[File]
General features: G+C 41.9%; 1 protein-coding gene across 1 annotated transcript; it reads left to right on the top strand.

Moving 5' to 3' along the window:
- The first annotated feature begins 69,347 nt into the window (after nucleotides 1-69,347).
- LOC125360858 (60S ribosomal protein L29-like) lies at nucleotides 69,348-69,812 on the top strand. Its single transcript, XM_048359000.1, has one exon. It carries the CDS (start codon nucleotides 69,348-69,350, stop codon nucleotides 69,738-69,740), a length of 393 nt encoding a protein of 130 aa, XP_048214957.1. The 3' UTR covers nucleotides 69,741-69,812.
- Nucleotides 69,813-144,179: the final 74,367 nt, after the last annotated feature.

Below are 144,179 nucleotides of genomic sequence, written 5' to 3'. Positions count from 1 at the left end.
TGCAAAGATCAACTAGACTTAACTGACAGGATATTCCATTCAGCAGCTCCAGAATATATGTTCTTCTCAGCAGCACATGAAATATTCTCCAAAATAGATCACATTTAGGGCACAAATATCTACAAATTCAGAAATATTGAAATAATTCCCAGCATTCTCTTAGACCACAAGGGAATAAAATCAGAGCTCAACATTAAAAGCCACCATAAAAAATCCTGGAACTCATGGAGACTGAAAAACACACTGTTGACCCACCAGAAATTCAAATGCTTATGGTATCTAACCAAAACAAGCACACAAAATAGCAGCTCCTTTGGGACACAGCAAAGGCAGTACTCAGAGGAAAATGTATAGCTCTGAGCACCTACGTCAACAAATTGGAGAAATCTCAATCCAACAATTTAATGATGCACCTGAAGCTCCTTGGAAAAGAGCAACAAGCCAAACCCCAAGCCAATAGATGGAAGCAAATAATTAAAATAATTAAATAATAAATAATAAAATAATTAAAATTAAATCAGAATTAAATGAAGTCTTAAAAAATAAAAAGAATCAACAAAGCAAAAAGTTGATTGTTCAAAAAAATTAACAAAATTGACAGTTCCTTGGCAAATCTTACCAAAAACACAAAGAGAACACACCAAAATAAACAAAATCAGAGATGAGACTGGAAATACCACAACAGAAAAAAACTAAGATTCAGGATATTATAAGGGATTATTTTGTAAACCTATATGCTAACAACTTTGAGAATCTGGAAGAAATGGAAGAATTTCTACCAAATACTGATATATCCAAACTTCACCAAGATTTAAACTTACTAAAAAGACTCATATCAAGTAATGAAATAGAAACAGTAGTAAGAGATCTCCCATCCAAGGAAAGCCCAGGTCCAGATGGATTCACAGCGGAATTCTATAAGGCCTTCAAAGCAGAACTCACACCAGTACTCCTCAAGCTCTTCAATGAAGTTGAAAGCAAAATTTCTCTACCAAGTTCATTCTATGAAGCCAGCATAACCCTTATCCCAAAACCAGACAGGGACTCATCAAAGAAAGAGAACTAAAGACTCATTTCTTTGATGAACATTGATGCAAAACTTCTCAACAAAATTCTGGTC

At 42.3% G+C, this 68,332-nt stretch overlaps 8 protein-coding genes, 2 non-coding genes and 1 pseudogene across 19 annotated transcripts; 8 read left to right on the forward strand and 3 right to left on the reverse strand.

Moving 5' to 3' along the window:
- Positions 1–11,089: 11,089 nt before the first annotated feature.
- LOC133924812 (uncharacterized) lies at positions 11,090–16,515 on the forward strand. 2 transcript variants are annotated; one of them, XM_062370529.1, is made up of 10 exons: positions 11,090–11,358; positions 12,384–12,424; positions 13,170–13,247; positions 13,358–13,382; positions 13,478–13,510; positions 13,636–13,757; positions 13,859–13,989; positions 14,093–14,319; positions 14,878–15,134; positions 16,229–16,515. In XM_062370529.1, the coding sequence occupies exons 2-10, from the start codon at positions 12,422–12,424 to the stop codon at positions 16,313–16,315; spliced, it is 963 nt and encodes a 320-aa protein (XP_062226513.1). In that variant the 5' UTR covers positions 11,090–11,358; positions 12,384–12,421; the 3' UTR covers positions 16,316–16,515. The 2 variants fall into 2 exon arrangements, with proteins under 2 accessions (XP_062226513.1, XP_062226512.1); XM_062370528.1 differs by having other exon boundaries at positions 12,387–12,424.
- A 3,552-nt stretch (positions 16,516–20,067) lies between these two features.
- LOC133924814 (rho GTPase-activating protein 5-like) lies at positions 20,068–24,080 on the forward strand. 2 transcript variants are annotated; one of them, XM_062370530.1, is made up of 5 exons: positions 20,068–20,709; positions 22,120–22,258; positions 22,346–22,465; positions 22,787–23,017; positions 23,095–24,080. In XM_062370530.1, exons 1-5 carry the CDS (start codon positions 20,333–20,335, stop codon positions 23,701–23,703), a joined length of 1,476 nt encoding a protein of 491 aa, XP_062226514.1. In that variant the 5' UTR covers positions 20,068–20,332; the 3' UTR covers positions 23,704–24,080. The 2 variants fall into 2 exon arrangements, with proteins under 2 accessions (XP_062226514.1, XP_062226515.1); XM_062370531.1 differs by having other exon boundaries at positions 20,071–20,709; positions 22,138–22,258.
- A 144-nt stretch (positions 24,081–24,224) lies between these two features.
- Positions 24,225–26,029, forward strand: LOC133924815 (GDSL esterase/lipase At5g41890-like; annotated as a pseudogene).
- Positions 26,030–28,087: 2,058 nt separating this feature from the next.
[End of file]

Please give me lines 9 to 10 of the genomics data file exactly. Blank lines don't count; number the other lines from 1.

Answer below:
Moving 5' to 3' along the window:
- Positions 1–11,089: 11,089 nt before the first annotated feature.